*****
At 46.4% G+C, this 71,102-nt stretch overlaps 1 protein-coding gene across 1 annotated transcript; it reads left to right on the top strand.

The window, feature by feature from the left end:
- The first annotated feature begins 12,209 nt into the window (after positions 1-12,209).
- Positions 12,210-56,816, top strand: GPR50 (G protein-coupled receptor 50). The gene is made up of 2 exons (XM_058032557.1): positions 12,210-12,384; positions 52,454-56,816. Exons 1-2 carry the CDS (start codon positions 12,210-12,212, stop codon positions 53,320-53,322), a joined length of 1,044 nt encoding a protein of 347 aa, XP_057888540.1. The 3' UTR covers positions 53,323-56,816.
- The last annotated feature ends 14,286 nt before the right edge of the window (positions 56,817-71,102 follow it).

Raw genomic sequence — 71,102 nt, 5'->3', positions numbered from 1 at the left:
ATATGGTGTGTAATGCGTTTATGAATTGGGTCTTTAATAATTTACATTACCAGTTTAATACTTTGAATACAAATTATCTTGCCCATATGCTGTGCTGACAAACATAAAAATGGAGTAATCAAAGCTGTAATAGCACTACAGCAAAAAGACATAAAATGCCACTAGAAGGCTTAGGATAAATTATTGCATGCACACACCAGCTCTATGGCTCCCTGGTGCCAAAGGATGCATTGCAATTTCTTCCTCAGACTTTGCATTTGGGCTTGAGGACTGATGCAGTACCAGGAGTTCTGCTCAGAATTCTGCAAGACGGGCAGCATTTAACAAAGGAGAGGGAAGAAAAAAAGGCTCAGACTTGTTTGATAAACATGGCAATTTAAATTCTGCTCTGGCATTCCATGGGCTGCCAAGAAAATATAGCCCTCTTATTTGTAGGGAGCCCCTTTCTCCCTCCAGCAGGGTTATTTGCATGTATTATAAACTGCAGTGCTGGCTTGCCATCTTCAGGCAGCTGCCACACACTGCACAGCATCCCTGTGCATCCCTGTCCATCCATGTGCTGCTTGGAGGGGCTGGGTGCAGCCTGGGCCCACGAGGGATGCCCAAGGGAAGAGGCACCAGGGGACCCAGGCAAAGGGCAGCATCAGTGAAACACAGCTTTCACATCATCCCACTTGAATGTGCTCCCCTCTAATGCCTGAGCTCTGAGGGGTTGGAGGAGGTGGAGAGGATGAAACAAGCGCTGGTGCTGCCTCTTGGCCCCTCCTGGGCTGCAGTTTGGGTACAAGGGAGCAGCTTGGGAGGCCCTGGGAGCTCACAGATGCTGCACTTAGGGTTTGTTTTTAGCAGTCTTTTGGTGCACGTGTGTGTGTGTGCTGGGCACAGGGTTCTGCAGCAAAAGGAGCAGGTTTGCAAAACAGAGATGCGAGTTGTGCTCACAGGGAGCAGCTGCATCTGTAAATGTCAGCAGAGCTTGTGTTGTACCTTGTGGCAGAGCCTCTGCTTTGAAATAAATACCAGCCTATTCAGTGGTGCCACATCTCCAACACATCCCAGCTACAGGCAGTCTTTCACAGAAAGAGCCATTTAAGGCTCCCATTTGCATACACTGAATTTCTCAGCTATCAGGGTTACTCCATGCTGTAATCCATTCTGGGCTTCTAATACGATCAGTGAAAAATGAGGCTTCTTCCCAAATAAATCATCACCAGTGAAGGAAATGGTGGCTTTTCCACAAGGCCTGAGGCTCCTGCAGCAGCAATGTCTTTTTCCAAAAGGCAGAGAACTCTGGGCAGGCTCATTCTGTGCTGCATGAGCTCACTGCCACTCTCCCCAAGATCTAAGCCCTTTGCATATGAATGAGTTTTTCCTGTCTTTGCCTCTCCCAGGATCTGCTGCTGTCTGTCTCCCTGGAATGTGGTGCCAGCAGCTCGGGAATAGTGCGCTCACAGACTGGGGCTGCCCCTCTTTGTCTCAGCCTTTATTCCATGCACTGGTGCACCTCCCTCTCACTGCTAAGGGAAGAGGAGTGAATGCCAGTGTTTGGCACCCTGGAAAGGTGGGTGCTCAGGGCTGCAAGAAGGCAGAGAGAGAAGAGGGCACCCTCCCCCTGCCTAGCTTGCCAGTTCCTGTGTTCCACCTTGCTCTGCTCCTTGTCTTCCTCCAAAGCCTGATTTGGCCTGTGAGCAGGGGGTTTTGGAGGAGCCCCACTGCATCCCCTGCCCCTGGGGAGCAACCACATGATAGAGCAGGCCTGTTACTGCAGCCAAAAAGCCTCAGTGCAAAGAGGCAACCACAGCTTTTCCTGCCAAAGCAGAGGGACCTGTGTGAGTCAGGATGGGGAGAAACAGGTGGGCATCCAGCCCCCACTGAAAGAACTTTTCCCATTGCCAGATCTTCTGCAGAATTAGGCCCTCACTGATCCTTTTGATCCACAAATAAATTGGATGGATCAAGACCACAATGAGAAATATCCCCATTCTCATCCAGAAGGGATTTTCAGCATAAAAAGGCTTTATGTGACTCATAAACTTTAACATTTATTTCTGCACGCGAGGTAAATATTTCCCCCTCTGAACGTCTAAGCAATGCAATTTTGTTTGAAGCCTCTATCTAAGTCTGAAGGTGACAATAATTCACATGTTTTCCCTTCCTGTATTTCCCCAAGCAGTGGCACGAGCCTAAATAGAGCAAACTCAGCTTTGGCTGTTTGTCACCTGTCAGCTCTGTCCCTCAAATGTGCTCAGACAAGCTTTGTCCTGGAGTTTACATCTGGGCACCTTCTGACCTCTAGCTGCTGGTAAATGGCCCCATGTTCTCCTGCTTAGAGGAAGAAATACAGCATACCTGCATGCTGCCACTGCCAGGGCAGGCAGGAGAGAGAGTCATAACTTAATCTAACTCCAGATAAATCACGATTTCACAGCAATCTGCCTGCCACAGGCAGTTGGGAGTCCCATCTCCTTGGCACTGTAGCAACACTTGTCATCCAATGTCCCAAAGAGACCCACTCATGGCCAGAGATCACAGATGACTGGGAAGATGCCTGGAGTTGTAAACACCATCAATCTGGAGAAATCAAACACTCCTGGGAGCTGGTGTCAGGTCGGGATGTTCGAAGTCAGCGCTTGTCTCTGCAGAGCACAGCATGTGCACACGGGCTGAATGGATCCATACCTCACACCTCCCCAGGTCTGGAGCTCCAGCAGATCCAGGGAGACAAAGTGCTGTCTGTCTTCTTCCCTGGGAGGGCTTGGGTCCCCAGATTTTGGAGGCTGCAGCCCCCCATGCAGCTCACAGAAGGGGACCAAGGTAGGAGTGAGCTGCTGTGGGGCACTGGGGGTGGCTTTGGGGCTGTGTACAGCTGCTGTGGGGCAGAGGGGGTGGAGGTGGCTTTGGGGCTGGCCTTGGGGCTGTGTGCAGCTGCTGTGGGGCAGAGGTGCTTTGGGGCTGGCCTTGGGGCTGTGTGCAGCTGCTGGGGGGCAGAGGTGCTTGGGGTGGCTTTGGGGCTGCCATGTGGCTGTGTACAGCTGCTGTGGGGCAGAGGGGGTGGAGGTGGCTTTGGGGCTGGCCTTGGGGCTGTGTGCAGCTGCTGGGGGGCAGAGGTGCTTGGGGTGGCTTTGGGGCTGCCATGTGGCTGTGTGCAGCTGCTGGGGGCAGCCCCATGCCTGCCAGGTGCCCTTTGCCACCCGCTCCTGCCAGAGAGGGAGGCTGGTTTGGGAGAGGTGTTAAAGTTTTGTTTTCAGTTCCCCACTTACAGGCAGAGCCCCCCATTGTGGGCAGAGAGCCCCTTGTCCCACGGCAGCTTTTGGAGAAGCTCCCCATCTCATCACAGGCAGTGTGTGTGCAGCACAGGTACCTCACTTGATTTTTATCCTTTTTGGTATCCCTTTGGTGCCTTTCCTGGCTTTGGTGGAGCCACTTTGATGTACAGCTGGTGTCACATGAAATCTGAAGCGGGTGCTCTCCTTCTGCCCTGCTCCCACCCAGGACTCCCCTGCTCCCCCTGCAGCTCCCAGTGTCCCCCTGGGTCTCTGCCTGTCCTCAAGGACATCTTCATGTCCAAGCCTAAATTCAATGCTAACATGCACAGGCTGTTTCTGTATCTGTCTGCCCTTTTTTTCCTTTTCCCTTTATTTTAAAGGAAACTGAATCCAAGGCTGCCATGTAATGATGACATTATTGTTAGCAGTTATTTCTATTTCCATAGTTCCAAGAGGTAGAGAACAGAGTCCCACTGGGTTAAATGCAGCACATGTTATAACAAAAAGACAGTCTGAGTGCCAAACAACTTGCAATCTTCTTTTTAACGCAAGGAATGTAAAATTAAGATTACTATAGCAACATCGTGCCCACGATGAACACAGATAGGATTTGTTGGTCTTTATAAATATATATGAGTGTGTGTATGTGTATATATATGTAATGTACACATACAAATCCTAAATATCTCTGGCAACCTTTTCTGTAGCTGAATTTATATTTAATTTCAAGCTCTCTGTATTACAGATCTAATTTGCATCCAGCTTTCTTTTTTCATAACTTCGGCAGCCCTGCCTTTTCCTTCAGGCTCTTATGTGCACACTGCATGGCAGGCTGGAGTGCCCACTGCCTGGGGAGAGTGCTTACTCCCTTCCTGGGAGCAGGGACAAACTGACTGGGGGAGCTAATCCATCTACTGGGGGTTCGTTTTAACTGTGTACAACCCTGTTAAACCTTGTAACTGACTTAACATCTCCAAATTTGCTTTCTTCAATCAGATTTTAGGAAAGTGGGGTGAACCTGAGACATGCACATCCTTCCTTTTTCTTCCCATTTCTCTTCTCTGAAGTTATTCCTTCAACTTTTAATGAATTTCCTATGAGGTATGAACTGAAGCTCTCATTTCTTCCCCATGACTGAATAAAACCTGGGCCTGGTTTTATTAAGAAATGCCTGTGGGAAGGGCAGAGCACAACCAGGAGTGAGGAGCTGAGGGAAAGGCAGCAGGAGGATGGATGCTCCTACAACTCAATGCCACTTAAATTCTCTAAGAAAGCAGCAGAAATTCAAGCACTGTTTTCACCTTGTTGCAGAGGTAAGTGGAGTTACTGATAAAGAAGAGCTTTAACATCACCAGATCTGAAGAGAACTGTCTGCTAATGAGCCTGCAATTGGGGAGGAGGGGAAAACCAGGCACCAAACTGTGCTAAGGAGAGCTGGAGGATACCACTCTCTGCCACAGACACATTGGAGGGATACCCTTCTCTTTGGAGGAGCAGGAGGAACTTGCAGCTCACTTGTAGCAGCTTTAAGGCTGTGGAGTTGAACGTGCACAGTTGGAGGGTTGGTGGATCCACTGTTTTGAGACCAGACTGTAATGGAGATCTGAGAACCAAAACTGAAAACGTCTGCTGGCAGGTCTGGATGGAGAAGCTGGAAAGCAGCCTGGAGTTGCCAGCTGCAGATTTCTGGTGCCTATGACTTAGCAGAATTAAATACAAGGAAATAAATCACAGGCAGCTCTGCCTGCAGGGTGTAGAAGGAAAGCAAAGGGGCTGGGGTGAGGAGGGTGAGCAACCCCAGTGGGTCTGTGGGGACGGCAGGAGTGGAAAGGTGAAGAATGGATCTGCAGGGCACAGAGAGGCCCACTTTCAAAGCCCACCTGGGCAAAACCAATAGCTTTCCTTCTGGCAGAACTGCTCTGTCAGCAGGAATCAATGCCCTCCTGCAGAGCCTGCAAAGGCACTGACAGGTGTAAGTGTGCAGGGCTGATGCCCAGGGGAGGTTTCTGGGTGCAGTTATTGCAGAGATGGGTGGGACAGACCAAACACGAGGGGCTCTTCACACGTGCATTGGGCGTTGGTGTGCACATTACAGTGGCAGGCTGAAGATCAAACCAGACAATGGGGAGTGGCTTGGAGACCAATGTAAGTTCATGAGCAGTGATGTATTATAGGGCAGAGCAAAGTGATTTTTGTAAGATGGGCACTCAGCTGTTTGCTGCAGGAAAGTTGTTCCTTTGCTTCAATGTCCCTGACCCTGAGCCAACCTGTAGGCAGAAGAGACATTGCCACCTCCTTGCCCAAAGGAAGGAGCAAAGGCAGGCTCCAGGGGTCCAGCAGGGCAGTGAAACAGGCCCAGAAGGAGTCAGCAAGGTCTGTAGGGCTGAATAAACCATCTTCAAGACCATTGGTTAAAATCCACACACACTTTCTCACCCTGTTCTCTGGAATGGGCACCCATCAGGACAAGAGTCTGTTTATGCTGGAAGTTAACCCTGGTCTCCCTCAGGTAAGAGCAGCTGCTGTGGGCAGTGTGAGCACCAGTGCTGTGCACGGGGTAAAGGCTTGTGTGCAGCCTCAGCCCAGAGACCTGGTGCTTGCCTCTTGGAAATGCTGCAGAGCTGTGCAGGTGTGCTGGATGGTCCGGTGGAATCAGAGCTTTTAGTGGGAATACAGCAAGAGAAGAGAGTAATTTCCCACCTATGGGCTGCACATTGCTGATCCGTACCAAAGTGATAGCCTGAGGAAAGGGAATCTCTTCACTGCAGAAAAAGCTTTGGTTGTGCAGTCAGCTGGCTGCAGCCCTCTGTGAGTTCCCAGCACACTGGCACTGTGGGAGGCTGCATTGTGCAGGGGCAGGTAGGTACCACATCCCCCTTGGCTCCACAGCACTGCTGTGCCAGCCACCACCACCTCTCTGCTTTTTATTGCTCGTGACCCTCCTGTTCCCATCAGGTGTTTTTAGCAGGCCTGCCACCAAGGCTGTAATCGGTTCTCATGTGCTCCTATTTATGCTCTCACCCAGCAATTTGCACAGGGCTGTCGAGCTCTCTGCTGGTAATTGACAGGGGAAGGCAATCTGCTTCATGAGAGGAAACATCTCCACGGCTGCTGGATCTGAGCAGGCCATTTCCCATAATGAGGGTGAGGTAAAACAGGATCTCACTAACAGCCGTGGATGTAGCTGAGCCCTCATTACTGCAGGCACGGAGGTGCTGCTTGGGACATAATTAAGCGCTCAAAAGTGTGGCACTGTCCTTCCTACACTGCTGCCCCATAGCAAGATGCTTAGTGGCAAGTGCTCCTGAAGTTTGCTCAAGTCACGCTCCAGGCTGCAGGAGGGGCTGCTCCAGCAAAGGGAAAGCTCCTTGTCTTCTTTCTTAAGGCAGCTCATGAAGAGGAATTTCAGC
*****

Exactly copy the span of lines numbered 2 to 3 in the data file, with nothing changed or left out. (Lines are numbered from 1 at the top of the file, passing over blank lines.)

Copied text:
The window, feature by feature from the left end:
- The first annotated feature begins 12,209 nt into the window (after positions 1-12,209).